Congress Suspends Enforcement of New Trucking Industry Hours of Service Rules


January 28, 2015

Tractor-trailers collisions claim the lives of approximately 4,000 people annually with another 100,000 people suffering injury. The number of trucking accident deaths has been trending upward despite an overall decline in total motor vehicle accident fatalities over the last few years. Our Atlanta trucking accident lawyers at Montlick and Associates recognize that driver fatigue is one of the most significant causes of serious big-rig crashes. Because of the risk of fatigue-related trucking collisions, the trucking industry must comply with hours of service rules that impose mandatory limits on driving times and require the observation of break periods. Despite the importance of keeping fatigued truckers off our highways, Congress recently suspended stricter HOS regulations.

The Congressional enactment which was a rider on the Consolidated and Further Continuing Appropriations Act of 2015 suspended enforcement of modified HOS rules which had a compliance date of July 1, 2013. Under the revised rules, a driver who works seventy hours over eight days would be required to observe a mandatory rest period of 34 hours. Further, this mandatory rest period must include at least two consecutive night periods from 1 a.m. to 5 a.m. The new rules also limit the maximum average work week for truck drivers to 70 hours, a decrease from the previous maximum of 82 hours, and require drivers to take a 30-minute break during the first eight hours of a shift.  The recent Congressional action has suspended enforcement of the new HOS rules until October 1, 2015. The amendment also authorized a study into the potential benefits of the revised rules.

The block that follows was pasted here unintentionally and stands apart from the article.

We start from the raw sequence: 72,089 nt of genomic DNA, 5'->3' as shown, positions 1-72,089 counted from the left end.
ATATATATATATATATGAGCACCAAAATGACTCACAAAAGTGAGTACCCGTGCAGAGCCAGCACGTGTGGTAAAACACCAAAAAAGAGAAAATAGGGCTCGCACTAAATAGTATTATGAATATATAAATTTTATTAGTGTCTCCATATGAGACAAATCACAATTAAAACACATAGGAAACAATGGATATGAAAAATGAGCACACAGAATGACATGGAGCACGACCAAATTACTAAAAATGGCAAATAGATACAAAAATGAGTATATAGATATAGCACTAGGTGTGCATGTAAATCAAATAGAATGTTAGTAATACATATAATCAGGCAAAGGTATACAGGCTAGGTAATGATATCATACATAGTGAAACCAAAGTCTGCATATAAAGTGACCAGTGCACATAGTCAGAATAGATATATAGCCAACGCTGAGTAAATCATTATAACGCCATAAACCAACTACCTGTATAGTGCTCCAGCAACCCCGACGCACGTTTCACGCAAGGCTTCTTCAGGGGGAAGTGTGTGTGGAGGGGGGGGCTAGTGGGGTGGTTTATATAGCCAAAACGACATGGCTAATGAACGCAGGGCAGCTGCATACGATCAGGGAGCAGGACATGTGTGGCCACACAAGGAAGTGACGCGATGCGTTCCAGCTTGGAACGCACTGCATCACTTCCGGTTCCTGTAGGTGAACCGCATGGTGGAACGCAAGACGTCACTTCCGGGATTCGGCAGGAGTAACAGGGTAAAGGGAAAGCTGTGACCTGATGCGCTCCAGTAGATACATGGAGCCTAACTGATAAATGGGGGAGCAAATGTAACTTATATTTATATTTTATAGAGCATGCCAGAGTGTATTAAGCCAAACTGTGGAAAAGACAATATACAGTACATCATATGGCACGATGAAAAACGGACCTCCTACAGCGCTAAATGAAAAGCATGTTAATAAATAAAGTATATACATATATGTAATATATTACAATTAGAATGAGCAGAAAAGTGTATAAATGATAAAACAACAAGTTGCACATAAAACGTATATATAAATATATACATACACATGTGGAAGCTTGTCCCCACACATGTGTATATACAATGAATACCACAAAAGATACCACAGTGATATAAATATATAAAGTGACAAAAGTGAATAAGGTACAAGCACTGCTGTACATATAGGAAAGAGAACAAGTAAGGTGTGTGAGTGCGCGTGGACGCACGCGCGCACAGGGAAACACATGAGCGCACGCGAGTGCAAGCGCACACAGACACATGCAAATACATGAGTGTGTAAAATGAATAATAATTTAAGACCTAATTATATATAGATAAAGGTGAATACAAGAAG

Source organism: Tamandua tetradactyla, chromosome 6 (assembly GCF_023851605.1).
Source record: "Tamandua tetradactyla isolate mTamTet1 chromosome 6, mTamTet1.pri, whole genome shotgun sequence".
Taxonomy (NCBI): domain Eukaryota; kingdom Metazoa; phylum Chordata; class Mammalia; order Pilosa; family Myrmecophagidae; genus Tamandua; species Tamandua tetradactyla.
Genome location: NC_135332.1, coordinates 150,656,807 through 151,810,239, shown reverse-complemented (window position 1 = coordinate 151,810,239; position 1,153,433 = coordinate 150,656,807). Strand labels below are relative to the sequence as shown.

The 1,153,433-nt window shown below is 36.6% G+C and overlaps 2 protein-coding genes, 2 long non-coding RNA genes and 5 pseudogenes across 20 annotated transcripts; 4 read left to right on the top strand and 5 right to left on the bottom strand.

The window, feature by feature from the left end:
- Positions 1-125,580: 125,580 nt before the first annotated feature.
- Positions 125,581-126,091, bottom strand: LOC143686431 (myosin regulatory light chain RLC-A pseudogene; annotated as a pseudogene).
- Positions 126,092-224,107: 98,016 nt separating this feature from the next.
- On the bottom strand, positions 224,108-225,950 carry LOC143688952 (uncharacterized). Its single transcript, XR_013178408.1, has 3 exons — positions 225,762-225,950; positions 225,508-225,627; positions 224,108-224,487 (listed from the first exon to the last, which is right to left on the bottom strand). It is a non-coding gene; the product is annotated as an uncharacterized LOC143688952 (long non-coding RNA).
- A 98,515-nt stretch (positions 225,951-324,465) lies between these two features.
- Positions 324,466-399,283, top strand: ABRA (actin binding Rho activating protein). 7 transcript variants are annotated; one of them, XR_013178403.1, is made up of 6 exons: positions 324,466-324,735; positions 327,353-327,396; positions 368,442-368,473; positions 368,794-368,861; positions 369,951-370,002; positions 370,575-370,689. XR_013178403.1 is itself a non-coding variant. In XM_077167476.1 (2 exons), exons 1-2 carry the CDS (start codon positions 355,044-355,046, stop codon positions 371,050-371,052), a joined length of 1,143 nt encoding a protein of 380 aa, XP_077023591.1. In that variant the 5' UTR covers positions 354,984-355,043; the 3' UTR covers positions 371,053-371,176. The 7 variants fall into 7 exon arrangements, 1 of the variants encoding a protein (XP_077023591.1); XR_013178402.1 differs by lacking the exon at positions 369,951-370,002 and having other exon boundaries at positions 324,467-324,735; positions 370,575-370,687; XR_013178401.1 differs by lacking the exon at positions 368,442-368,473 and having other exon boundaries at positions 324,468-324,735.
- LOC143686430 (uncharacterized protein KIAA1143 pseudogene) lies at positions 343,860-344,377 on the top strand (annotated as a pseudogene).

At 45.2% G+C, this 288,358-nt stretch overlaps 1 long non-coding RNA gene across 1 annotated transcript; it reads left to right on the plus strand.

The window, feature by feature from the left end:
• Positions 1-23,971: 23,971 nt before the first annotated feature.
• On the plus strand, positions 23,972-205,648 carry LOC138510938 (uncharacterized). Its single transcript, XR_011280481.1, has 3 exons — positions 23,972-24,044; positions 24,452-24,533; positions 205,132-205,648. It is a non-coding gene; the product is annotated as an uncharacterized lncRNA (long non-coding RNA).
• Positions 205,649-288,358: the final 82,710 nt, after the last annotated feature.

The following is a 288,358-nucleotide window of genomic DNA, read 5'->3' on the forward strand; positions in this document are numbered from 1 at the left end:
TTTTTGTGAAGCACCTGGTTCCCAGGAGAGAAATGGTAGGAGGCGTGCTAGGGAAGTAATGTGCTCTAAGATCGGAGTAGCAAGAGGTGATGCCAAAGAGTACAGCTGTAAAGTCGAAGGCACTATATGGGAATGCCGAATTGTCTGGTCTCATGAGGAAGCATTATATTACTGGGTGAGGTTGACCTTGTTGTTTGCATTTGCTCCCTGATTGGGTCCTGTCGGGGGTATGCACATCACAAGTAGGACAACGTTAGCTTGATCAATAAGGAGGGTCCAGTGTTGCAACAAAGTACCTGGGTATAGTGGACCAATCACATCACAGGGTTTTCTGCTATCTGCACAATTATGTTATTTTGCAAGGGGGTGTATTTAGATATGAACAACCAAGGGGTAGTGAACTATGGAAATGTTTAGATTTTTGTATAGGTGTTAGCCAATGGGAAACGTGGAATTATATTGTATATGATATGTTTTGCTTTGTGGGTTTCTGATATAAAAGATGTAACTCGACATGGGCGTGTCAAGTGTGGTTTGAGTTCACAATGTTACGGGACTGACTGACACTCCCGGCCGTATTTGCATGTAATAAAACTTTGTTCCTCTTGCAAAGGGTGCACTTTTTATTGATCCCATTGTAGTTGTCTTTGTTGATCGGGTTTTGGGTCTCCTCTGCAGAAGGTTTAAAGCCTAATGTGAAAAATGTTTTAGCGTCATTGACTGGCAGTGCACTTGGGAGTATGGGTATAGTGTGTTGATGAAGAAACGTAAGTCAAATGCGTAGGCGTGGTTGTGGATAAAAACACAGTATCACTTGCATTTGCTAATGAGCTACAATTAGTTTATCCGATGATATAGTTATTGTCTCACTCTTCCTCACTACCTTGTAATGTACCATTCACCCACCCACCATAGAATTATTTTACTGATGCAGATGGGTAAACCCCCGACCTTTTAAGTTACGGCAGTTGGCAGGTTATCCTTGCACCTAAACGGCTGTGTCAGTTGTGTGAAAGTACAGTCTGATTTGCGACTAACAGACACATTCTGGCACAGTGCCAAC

The revised HOS rules were proposed against the background of the Wal-Mart trucking accident that caused serious injury to comedian Tracy Morgan. Morgan was riding in a limousine when the vehicle he was traveling in was struck by a tractor-trailer. According to the law enforcement investigation, the driver of the Wal-Mart truck had been awake 24 consecutive hours when the crash occurred. The truck driver also was near the end of a shift lasting 14 consecutive hours behind the wheel.

U.S. Transportation Secretary Anthony Foxx wrote a letter to Congress prior to passage of the amendment supporting the revised HOS rules:

"The evidence clearly shows that truck drivers are better rested and more alert after two nights of sleep rather than one night, and that unending 80-hour work weeks lead to driver fatigue and compromise highway safety."

Despite Foxx's attempt to urge Congress to permit continued enforcement of the revised HOS rules, Congress voted to suspend their enforcement.

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If you or someone close to you is injured in a trucking accident, contact our experienced Atlanta tractor-trailer accident lawyers for a free consultation to discuss your rights to money damages, the steps that must be taken to protect those rights, and to learn how we can help. Our attorneys at Montlick and Associates have been representing those who suffer serious injuries throughout all of Georgia and in the Southeast for over thirty years, including all smaller cities and rural areas in the state. No matter where you are located our attorneys are just a phone call away, and we will even come to you. Call us 24 hours a day/7 days a week for your Free Consultation at 1-800-LAW-NEED (1-800-529-6333). You can also visit us online at www.montlick.com and use our Free Case Evaluation Form or 24-hour Live Online Chat.

Category: Truck Accidents

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